o Treat: Living on a cash basis means that you never overspend or pay interest on your purchases. Typically, people who pay with cash save 20 percent over those who charge their goods and services.

o Trick: At some point in their life, most people will need access to credit. Consumers will be well-served by creating a thick and positive credit file. To do so, it is necessary to have at least three open and active lines of credit.

· Automatic bill paying

o Treat: Arranging for your payments to be sent to creditors before the due date means you’ll never have a late fee or a dinged credit report.

o Trick: If you neglect to balance your check register and the automatic payment results in an overdraft, you’ve defeated the purpose.

· Bundling of services

o Treat: Consumers can often enjoy a significant savings if they use the same provider for their land phone, cell phone, cable and Internet services.

o Trick: If you use the savings from the bundling of services for a larger, more expensive plan than you really need, it’s no savings at all.

· Co-signing on a loan

o Treat: You can help another person establish credit, rebuild credit, or purchase something beyond what they could on their own credit worthiness.

o Trick: The co-signer and primary borrower are equally responsible for payment of the loan. As well-meaning as people are, things happen. Never co-sign on a loan unless you can afford to solely take over the payments.

· Balance transfers

o Treat: With a lower interest rate, you can repay the debt sooner and save the money you would have paid with the higher APR.

o Trick: Faulty thinking leads you to believe that since the interest rate on the new card is so low, it won’t hurt to charge a few things. Before you know it, the introductory period with the low rate has expired, and not only is your original balance not paid off, but it’s higher than when you began.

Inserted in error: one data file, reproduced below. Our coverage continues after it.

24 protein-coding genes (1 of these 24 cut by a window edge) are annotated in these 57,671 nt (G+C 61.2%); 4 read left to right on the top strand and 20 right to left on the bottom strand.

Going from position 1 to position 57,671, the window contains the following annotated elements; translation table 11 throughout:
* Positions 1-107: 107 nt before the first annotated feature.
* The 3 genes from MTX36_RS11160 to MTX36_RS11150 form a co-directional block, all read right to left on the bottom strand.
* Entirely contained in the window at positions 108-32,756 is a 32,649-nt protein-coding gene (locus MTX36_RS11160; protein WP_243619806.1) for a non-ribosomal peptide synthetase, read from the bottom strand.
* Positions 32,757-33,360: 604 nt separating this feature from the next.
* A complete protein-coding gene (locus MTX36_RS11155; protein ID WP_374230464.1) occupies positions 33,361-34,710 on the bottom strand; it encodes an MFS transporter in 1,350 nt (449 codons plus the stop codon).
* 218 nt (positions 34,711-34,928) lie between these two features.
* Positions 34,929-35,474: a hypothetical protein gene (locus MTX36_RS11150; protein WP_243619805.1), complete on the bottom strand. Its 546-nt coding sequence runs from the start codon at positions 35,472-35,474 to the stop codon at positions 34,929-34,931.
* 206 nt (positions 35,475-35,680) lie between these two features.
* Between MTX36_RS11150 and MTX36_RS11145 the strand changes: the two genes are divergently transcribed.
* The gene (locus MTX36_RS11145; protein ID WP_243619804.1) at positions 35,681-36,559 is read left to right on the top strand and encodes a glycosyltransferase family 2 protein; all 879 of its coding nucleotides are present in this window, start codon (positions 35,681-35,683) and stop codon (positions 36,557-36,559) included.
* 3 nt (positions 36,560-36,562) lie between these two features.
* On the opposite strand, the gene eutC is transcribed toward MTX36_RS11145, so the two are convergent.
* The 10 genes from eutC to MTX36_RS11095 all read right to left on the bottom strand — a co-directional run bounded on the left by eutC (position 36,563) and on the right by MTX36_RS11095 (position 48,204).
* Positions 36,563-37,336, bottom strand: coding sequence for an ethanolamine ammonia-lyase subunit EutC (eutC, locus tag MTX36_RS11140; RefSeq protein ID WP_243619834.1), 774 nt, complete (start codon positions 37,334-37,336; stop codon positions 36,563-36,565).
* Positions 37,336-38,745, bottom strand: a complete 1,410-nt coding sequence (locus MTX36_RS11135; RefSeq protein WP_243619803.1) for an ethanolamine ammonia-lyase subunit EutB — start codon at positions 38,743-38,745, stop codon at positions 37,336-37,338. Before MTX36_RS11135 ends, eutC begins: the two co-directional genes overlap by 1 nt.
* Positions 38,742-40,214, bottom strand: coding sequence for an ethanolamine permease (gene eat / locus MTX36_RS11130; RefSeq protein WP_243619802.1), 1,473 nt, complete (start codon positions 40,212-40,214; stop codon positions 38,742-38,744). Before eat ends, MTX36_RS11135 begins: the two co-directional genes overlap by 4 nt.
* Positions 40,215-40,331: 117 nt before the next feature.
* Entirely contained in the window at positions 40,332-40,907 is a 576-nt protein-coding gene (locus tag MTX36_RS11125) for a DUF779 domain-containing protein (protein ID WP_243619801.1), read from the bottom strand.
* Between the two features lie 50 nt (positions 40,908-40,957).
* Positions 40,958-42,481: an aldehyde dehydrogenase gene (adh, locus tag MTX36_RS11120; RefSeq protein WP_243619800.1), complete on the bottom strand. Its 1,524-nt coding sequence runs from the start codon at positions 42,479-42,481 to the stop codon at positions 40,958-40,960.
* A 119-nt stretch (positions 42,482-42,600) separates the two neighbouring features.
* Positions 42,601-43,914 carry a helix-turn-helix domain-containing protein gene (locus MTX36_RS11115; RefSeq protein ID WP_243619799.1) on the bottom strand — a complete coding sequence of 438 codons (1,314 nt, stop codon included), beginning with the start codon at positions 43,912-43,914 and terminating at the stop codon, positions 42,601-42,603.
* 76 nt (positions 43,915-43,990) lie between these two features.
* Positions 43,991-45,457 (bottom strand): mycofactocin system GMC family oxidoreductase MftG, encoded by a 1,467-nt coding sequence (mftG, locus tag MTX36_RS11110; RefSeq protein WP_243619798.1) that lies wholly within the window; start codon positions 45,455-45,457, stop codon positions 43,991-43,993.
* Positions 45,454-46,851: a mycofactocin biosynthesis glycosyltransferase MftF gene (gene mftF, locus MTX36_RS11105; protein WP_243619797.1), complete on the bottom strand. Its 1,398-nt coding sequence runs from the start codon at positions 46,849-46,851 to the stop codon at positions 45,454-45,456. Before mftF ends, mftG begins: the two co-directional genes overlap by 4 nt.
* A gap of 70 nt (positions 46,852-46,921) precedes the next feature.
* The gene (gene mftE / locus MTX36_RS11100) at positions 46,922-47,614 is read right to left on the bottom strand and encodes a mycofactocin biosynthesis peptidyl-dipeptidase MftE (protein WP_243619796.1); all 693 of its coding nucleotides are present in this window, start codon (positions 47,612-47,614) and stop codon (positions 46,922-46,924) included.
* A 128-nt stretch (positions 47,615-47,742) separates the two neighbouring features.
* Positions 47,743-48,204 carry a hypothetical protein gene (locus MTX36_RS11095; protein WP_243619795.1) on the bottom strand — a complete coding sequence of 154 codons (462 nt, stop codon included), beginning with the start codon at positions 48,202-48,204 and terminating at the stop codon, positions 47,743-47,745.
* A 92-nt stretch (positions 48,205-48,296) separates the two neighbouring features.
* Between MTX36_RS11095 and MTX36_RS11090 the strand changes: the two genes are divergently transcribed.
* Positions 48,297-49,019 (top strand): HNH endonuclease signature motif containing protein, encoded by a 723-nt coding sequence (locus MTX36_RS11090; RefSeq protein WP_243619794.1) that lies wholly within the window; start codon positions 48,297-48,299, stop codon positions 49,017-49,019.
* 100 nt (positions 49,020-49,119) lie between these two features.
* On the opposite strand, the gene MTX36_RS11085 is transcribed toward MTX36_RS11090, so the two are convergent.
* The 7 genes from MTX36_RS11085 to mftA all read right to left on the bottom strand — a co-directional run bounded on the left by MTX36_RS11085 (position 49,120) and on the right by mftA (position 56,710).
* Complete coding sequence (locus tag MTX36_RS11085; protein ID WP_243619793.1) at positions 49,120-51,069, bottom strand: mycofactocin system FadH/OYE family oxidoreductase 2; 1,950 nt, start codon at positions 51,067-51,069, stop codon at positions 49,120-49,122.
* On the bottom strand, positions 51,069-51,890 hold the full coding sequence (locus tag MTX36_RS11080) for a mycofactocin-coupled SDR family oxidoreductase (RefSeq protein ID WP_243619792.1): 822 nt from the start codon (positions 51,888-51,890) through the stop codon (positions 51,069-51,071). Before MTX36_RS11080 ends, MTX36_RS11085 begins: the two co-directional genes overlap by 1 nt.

· Reward Cards

o Treat: You can earn miles, airline points, or even cash back with reward cards.

o Trick: Reward categories often change each month, resulting in fewer rewards than hoped for. Further, some people tend to spend more simply to earn the rewards. If you can’t pay the balance in full each month, a reward card is probably not for you.

· Closing unused accounts

o Treat: Streamlining your finances makes them more manageable. Also, less plastic in your wallet equals fewer temptations to spend.

o Trick: Closing an account will lower your total credit line, potentially making your debt ratio worse. Further, you’ll lower the longevity factor of your credit score.

· Opting into overdraft protection

o Treat: You’ll avoid the embarrassment of having your purchase denied at checkout.

o Trick: Overdraft protection is expensive, particularly for those who routinely overdraw their checking account. This false sense of security is only putting a band-aid on the true financial problem: spending more than you make. Even if the overdrafts result from legitimate purchases such as food or medicine, it is a better option to get to the root of the continued financial distress and solve it.

· Freezing your credit file

o Treat: A frozen credit file is a layer of protection against identity theft since no one can open a new account in your name without you first lifting the security freeze.